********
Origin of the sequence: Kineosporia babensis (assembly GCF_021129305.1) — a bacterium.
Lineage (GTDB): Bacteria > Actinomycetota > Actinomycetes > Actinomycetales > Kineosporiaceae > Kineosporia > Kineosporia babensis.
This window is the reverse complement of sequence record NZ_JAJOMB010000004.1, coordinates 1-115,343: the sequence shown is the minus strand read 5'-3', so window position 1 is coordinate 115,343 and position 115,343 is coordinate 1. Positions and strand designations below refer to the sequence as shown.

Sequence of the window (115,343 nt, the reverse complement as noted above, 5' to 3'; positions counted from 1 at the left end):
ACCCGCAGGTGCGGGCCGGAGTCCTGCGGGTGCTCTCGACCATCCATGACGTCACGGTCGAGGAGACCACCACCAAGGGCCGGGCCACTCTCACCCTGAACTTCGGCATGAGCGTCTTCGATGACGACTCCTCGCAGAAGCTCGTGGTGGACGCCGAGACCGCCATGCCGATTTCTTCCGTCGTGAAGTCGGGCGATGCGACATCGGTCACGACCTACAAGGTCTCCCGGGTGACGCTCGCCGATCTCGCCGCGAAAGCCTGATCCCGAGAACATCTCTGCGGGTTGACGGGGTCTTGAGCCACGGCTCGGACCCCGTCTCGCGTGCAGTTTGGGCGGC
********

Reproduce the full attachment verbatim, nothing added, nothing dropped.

Origin of the sequence: Kineosporia babensis (assembly GCF_021129305.1) — a bacterium.
Lineage (GTDB): Bacteria > Actinomycetota > Actinomycetes > Actinomycetales > Kineosporiaceae > Kineosporia > Kineosporia babensis.
This window is the reverse complement of sequence record NZ_JAJOMB010000004.1, coordinates 1-115,343: the sequence shown is the minus strand read 5'-3', so window position 1 is coordinate 115,343 and position 115,343 is coordinate 1. Positions and strand designations below refer to the sequence as shown.

Sequence of the window (115,343 nt, the reverse complement as noted above, 5' to 3'; positions counted from 1 at the left end):
ACCCGCAGGTGCGGGCCGGAGTCCTGCGGGTGCTCTCGACCATCCATGACGTCACGGTCGAGGAGACCACCACCAAGGGCCGGGCCACTCTCACCCTGAACTTCGGCATGAGCGTCTTCGATGACGACTCCTCGCAGAAGCTCGTGGTGGACGCCGAGACCGCCATGCCGATTTCTTCCGTCGTGAAGTCGGGCGATGCGACATCGGTCACGACCTACAAGGTCTCCCGGGTGACGCTCGCCGATCTCGCCGCGAAAGCCTGATCCCGAGAACATCTCTGCGGGTTGACGGGGTCTTGAGCCACGGCTCGGACCCCGTCTCGCGTGCAGTTTGGGCGGC